Why unstructured data holds the key to understanding the customerby
Conventional CRM does a very good job of recording a customer’s interactions with an organisation in a highly structured and regimented way. The data recorded about each customer in such systems has to be ‘structured’ because a CRM tool contains predefined fields which necessarily impose structure. Typical examples of this might include prospect/customer name, account number, company, purchase history or time of purchase.
To be sure, structured data like this is hugely important for understanding customers, however, consider all of the insight relating to your customers and prospects that is not recorded in your CRM database.
Buried away across your emails, reports, spreadsheets, contracts, warranties, telephone/member listing books, advertisements, marketing materials, annual reports, customer call logs, employee evaluations, ordering information, surveys, social media, and blog posts is a whole raft of customer insight that is ‘unstructured’ data.
At the DreamForce conference last year, Salesforce CEO, Marc Benioff, put the unstructured data situation in context by explaining that a focus on typical transaction and account information meant unstructured data now outweighs structured data five-to-one within the marketing, sales and service environments.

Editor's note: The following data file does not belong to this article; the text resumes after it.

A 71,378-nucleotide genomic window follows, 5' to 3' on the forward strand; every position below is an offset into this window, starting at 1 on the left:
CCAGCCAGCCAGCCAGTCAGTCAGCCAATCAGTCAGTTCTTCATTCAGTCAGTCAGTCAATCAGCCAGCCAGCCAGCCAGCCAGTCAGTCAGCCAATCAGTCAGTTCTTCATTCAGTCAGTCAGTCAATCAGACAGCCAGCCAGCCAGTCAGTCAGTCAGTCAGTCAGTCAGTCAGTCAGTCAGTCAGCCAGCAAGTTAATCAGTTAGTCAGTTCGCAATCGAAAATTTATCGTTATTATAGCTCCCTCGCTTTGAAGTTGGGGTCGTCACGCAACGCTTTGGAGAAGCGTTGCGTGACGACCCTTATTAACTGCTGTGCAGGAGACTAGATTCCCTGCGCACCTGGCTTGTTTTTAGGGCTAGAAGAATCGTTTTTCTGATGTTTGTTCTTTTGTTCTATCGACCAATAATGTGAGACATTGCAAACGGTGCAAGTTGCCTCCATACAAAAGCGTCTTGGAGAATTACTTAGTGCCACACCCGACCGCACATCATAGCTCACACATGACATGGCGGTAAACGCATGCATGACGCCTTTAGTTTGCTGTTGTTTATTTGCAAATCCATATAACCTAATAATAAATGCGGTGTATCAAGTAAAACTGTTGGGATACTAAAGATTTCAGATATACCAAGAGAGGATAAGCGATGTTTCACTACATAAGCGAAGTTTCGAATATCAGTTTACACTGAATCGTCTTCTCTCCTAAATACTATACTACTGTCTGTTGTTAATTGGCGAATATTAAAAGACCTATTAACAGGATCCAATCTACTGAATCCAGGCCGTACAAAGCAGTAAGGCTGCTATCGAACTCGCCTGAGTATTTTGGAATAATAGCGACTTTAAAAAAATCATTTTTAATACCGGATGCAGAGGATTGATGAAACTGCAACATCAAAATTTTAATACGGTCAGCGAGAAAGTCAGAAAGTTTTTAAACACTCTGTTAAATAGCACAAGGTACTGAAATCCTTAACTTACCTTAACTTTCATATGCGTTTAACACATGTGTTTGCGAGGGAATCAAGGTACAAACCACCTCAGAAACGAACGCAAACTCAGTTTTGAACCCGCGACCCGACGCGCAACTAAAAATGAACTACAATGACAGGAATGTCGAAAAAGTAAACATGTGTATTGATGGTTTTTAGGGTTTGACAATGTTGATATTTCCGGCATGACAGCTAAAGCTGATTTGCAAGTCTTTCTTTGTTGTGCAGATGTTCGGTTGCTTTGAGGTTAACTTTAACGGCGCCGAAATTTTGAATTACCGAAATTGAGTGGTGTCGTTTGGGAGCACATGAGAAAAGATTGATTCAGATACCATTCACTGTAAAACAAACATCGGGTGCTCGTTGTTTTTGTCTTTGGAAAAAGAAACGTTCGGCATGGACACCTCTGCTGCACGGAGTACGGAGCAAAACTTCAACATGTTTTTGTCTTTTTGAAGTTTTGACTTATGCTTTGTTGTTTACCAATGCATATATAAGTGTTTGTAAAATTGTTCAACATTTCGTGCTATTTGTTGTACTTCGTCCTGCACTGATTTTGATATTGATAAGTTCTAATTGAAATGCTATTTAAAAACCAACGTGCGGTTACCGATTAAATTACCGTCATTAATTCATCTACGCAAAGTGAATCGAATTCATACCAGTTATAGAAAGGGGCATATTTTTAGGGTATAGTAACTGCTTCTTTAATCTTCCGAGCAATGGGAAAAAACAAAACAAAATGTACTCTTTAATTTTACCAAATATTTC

Benioff went on to identify that the biggest imperative for customer-centric companies is to make sense of their unstructured data so as to be in a position to leverage it to better understand and influence the customer journey.
Adding structure to the unstructured
The problem with all this unstructured data being produced from connected products, customer-facing apps and social networks is that it it is often completely disconnected from the business because legacy analytics software is unable to process it.
Organisations need to look to next generation analytics tools that are able to make unstructured data useful by doing these three things:
Aggregation refers to the act of pulling together multiple sources into one central repository. All of these sources of unstructured data - all of this content - need to be freed from their organisational constraints so that analysis and standardization can take place. This aggregation can often be done through methods such as RSS.
The next part is applying some kind of analysis to this mass of unstructured data to understand what’s actually there.
This can’t be done efficiently or at scale with a human workforce. Content volumes are ballooning according to Benioff:
“90% of the world’s data was created in the last two years...There’s going to be 10 times more mobile data by 2020, 19 times more unstructured data, and 50 times more product data by 2020."
Semantic analytics technologies which use NLP (natural language processing) can be applied to unstructured content to ‘read’ it and identify the ‘topics’ that are contained with each piece of content. Examples of such topics could be people, places, products, model numbers, etc. Extracting these topics from content makes it easier to understand at a glance what the key themes are of the content without having to pore over it yourself.